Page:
Does speaking French ever get you into a pickle?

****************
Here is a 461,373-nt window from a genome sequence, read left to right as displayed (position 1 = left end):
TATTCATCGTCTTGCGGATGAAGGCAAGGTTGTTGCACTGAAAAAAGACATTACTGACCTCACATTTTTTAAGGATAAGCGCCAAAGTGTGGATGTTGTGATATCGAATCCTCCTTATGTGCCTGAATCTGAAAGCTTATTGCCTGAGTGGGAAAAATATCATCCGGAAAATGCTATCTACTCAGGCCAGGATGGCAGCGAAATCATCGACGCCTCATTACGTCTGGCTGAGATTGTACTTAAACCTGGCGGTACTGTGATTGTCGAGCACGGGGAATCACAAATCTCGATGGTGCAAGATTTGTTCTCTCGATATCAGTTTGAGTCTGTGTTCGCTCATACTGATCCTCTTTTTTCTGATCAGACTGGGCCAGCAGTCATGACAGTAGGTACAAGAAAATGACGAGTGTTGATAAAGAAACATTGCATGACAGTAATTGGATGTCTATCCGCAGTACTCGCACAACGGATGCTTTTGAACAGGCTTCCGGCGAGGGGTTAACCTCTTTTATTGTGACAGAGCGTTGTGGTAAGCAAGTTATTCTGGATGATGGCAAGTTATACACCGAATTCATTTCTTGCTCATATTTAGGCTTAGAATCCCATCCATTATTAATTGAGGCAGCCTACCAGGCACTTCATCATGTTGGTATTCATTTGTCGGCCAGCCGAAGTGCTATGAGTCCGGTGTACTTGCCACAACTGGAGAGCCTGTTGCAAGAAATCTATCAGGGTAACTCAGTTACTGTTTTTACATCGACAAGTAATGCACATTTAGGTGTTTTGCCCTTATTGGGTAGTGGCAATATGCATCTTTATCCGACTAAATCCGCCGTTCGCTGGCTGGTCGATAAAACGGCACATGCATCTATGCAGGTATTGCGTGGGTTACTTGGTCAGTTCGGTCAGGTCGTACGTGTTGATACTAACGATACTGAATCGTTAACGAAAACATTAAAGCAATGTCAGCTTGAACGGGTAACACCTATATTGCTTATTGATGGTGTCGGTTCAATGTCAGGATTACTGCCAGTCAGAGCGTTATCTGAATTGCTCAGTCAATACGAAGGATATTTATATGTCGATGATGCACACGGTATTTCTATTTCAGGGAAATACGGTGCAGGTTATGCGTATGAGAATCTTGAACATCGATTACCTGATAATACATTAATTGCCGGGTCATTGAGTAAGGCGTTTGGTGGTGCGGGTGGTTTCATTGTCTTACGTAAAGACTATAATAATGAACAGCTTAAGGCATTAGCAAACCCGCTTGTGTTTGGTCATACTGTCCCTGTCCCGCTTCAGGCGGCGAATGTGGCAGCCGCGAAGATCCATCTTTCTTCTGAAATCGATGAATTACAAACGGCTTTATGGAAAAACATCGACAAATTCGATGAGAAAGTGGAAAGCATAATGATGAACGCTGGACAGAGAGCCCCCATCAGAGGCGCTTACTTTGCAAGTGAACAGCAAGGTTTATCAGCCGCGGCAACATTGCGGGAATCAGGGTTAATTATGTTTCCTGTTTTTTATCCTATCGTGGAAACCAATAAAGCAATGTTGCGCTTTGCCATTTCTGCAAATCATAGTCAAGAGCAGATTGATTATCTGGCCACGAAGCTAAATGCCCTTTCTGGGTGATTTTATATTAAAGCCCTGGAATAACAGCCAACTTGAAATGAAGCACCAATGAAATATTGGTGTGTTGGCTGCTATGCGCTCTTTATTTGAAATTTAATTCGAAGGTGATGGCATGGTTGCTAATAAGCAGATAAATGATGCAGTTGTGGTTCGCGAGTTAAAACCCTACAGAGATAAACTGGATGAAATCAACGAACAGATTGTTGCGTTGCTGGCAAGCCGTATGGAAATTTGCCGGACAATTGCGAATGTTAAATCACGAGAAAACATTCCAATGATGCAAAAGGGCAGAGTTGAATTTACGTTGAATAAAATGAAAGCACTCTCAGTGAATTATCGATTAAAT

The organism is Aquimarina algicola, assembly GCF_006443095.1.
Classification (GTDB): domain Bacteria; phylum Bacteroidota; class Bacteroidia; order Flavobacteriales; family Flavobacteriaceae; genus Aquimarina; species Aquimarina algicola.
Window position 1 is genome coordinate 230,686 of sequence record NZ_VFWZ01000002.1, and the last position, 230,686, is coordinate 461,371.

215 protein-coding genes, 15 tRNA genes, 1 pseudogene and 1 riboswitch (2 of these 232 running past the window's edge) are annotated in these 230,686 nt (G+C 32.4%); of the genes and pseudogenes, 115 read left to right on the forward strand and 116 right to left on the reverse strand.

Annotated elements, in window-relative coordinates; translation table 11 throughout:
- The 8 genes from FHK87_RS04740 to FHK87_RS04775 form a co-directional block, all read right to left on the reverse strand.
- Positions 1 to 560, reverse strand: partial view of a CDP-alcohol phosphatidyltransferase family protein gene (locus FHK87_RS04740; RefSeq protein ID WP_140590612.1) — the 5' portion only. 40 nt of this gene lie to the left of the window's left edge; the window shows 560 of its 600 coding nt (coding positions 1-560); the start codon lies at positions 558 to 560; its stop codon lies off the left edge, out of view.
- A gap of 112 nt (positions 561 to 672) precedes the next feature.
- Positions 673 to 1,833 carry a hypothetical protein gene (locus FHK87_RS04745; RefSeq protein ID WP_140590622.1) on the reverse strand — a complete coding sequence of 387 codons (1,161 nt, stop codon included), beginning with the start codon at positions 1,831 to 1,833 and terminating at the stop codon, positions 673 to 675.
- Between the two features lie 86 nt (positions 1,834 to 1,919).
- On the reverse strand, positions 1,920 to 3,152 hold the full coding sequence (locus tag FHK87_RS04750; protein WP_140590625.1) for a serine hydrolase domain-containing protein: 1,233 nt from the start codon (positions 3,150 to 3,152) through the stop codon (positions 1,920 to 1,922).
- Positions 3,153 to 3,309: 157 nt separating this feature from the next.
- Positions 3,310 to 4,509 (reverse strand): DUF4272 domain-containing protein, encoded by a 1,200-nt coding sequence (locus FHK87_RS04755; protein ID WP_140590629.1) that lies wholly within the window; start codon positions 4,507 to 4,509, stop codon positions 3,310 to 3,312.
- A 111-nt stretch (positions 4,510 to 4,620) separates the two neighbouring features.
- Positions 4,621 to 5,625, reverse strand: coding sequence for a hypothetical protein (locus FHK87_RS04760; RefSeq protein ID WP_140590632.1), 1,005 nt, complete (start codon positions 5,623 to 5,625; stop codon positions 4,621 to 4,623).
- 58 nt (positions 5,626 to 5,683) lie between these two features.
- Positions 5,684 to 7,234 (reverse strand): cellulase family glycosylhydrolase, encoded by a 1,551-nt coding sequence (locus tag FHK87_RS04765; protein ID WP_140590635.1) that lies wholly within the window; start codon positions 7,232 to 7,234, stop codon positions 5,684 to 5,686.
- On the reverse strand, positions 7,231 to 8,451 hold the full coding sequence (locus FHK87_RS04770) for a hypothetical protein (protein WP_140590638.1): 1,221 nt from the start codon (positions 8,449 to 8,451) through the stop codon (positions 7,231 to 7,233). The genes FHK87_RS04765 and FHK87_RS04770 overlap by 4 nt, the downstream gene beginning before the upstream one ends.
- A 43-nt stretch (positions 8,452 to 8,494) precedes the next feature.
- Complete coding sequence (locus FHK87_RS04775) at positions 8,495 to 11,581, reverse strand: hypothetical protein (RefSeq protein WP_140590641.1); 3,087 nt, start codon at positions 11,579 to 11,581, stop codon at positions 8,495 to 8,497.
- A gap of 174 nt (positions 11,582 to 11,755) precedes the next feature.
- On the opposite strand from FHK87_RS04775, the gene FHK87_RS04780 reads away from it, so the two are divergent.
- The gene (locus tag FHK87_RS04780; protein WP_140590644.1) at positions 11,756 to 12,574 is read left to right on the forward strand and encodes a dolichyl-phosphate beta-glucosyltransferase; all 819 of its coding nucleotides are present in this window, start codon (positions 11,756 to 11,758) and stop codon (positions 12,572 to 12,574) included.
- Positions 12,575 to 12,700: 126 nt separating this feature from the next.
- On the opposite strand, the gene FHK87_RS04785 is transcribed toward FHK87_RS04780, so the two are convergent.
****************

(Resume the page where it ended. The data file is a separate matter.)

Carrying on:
(“Get into a pickle” = get into a little trouble…) Picking up a language’s idioms is a fantastic way to deepen not only your language skills, but also to deepen your connection with that language’s culture. Food is not simply the fuel that sustains our bodies, it nourishes our minds too, and it also serves as a means though which we communicate our sense of who we are, where we came from, who raised us and how. Language, thought and culture are so entwined that it’s no surprise to find that food is so deeply embedded into everyday language in France, especially in the form of its idioms. With all that in mind, here’s our quick guide to some of France’s favourite foodie sayings. Avoir de la Bouteille (having some bottle) — used to describe someone who is wise through experience and age, like a fine wine! (Funnily enough, the English equivalent almost means the opposite. Someone’s who’s “got some bottle” is usually someone who is showing a little more courage or confidence than perhaps their position or capacities merit. On the other hand, if you did do something that took some bottle, then it’s probable you’ve shown more than common courage. And if you’ve “bottled it”, it means you’ve lost your bottle and been a coward, not doing what you could or should have done. English bottles are confusing. Mettre de l’Eau Dans Son Vin (putting water in his wine) — something a wise person would do at judicious moments, which is to compromise or take a more moderate stance on something (i.e. dilute one’s wine or position). While this sounds like a heresy today, pouring a little water into your wine used to be an accepted practice when wines tended to be coarser and harder to swallow. Thus, if you cut your views with a little water, they become easier for the other person to take in. Retourner Quelqu’un Comme une Crêpe (flipping someone like a crêpe) — on the other hand, you wouldn’t want to add too much water to your wine and become too compromising in case someone too easily changes your mind, or flips you like a crêpe! Se Faire Rouler Dans la Farine (to be rolled in flour) — of course, if the other person is smarter or less naive than you, it might be that you’ll end up being taken advantage of (rolled in flour) anyway. Raconter des Salades (talking salads) — and if someone’s trying to take advantage of you, it’s very likely that they’ll also be telling you lies. This idiom has a parallel in English with the phrase “word salad”, meaning someone who is using too many words in order to create confusion, or sometimes to hide their own ignorance and pretend they’re smarter or more knowledgeable than they actually are. Tourner au Vinagire (turn to vinegar) — at this point, the situation might start to turn a bit sour, into vinegar, i.e. something that started out good has become bad or unpleasant. La Moutarde lui Monte au Nez (the mustard is rising to his nose) — so now you’re probably getting more and more impatient and angry, and the sharp smell of mustard is tingling your nostrils. Ménager le Chèvre et le Chou (sparing the goat and the cabbage) — at this point in this terrible situation, someone else may intervene and try to calm things down. But they need to be careful how they do it. If they try to please both sides (sparing both the goat and the cabbage who clearly have opposing opinions on whether or not the goat should eat the cabbage), then it’s possible that no one will be happy in the end. Unfortunately, sometimes the only way out of this situation is to keep one of Cambodia’s many foodie idioms in mind, and Tuk Moat Si Moan: save your mouth for eating chicken.